Africa's new megacities: sustainable urbanism, climate urbanism or megalopolises of exclusionary enclaves

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    Abstract

    Urbanization has changed the global ecological space, having an impact on the lives of the people. However, urbanization has also come with wicked policy problems ranging from climate change, insecurity, urban poverty and socio-economic inequalities. In this chapter, the current megacity phenomenon and policy issues that surround it are explored. According to the current data, the world’s population growth in urban areas between 2018 and 2050 is projected to be 2.5 billion, with most urban dwellers residing in Africa and Asia (Lerch 2017). It is predicted that until 2030, developing countries will continue to experience urban growth. Of all megacities, a larger percentage of megacities are situated in the world’s less developed economies. The increasing population growth and rapid economic prosperity are envisaged to contribute massively to Africa’s developmental expedition (Bafana 2016). The emergence of contemporary megacities in Africa is cogitated as a new phenomenon. Africa’s emerging megacities are hubs of innovation and creativity for development. Megacities are known for talents, innovative thoughts and ideas that can be transformed into development (Nawrot et al. 2017). Based on the current urbanization trends, Africa is projected to experience the fastest urban growth in the world. By 2050, cities in Africa will accommodate an extra 950 million people (OECD 2020).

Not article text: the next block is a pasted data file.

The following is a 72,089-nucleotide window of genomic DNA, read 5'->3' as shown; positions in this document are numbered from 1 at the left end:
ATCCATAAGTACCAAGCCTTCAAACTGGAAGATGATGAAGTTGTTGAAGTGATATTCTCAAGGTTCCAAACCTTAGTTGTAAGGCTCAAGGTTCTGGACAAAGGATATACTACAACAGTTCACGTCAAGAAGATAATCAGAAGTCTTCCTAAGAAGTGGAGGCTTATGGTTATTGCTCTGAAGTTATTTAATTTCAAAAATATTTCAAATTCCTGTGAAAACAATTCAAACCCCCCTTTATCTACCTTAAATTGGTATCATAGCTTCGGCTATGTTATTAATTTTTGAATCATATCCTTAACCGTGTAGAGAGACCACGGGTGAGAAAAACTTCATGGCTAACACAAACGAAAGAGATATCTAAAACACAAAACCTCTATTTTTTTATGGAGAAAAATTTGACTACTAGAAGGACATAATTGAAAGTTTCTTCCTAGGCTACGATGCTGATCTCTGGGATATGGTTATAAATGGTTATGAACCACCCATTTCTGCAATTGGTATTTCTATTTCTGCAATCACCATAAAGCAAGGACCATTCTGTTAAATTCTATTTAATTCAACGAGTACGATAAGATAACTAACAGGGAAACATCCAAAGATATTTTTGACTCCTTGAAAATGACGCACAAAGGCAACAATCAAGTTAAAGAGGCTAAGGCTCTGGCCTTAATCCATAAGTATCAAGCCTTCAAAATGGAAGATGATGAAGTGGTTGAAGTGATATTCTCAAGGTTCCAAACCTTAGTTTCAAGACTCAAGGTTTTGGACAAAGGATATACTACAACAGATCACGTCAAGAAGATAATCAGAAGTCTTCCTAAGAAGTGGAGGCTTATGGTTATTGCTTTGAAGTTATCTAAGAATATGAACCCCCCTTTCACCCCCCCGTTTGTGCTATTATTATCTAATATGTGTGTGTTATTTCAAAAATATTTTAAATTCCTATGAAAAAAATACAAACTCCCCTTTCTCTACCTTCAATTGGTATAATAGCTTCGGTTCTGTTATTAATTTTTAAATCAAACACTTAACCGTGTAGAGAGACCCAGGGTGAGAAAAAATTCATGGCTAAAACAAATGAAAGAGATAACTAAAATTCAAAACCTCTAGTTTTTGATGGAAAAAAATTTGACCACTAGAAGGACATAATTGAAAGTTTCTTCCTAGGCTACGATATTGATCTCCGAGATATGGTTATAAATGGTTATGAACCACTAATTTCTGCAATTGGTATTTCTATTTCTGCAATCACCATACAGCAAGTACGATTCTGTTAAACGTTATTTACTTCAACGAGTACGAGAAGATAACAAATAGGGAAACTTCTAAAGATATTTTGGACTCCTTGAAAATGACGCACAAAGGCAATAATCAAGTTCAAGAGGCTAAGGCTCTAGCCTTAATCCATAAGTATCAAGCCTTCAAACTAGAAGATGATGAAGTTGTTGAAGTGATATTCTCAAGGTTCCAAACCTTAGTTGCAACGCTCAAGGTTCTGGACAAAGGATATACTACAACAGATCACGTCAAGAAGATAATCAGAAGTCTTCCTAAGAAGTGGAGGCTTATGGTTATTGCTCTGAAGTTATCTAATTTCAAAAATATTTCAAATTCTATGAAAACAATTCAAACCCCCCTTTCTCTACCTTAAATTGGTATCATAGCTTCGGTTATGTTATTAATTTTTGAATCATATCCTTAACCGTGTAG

Original languageEnglish
    Title of host publicationRoutledge Handbook of Public Policy in Africa
    EditorsGedion Onyango
    Place of PublicationLondon
    PublisherRoutledge
    Chapter51
    Pages612-622
    Number of pages11
    Volume1
    Edition1st
    ISBN (Electronic)9781003143840
    ISBN (Print)9780367516215, 9780367699208
    DOIs
    Publication statusPublished - 31 Dec 2021

    Publication series

    NameRoutledge International Handbooks
    PublisherRoutledge

    Keywords

    • urbanism
    • megacities
    • Africa
    • sustainable development
    • climate change

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